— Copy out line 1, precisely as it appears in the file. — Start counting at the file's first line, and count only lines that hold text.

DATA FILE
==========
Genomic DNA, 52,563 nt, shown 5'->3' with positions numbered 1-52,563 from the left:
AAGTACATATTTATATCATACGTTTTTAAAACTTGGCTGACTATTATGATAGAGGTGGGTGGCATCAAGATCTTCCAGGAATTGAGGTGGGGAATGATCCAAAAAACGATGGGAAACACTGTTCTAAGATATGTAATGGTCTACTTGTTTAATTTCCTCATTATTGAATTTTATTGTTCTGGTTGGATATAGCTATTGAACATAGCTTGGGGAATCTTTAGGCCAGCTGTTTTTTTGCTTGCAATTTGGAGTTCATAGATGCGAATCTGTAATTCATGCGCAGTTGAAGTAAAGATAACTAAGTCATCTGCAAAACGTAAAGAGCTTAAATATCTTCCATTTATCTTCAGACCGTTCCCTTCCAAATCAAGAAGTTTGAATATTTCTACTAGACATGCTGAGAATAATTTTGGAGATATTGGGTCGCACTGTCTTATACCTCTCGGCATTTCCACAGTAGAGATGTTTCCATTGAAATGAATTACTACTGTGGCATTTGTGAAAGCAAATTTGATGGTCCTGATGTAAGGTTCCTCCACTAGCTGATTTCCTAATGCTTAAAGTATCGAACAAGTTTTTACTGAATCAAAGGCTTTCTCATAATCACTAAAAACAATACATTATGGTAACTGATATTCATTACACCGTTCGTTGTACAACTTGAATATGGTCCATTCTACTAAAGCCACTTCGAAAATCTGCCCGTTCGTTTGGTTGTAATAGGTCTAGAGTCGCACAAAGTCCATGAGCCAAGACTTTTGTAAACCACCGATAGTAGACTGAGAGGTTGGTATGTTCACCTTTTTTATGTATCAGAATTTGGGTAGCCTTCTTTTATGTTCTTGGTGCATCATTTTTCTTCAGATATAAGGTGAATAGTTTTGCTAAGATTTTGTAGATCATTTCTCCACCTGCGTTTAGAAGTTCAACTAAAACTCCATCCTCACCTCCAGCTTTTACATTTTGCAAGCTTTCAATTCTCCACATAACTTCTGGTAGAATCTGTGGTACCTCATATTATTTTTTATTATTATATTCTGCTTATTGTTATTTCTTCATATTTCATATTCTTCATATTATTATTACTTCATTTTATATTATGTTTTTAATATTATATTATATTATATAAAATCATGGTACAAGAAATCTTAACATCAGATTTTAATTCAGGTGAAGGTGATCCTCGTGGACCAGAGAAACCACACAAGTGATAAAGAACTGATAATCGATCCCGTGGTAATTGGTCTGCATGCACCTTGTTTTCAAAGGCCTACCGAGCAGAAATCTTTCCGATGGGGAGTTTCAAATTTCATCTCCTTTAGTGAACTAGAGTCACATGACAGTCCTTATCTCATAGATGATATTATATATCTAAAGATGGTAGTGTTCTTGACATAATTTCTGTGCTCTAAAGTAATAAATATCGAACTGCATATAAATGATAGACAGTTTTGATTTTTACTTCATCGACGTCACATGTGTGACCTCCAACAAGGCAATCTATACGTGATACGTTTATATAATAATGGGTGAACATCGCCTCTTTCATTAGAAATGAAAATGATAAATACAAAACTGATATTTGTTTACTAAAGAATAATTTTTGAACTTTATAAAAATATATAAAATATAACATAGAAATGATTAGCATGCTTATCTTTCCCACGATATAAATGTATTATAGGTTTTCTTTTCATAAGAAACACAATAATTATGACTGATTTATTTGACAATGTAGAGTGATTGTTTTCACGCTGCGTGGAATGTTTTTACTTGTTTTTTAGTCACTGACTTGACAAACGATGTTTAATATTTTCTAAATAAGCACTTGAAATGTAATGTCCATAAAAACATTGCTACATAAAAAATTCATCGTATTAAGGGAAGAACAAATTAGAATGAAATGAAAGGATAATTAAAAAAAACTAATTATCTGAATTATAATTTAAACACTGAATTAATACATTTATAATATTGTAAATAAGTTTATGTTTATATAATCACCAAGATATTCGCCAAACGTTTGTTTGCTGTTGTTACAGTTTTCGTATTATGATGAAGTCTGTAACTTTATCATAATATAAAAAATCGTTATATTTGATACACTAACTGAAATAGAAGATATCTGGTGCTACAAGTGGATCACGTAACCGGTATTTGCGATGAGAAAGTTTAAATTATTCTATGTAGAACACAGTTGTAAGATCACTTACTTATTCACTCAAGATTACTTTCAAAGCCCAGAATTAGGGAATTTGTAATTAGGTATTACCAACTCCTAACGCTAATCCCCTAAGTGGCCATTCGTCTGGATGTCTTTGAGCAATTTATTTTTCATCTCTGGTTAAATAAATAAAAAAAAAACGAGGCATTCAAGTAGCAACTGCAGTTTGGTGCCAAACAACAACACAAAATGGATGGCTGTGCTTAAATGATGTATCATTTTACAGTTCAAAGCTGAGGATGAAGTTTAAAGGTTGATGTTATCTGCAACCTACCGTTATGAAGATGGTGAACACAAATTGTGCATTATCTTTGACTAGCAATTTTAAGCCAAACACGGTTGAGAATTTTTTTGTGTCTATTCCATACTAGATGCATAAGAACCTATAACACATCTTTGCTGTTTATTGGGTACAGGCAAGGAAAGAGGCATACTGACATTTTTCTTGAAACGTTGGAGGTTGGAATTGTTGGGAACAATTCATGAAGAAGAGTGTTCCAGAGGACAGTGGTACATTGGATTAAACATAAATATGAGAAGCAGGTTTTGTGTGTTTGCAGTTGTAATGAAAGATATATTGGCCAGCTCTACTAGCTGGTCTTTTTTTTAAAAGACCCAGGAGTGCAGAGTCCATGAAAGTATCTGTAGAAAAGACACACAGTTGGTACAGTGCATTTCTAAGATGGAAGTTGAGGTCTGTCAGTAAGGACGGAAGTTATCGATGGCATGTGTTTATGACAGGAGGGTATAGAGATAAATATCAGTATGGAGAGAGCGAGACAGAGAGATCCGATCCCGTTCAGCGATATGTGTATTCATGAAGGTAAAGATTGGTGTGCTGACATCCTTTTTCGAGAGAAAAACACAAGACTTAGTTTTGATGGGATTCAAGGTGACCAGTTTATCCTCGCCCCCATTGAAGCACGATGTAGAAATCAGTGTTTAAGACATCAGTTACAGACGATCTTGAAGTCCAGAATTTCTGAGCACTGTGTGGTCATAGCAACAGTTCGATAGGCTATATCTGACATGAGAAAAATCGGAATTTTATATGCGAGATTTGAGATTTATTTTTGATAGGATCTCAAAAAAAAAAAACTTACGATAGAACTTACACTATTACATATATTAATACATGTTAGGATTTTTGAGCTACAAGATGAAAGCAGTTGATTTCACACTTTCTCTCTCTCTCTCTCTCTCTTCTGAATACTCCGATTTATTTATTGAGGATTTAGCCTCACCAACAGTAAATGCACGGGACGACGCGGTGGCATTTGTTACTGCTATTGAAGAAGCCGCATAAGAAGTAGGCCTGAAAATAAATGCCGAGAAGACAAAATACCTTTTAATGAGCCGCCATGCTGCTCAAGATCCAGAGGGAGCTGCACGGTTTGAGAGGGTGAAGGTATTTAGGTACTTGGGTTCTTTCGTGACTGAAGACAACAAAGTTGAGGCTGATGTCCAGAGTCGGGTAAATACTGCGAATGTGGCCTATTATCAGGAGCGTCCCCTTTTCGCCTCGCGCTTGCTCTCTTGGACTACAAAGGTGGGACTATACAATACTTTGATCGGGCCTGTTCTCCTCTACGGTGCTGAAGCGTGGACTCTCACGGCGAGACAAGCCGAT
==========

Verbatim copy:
Genomic DNA, 52,563 nt, shown 5'->3' with positions numbered 1-52,563 from the left: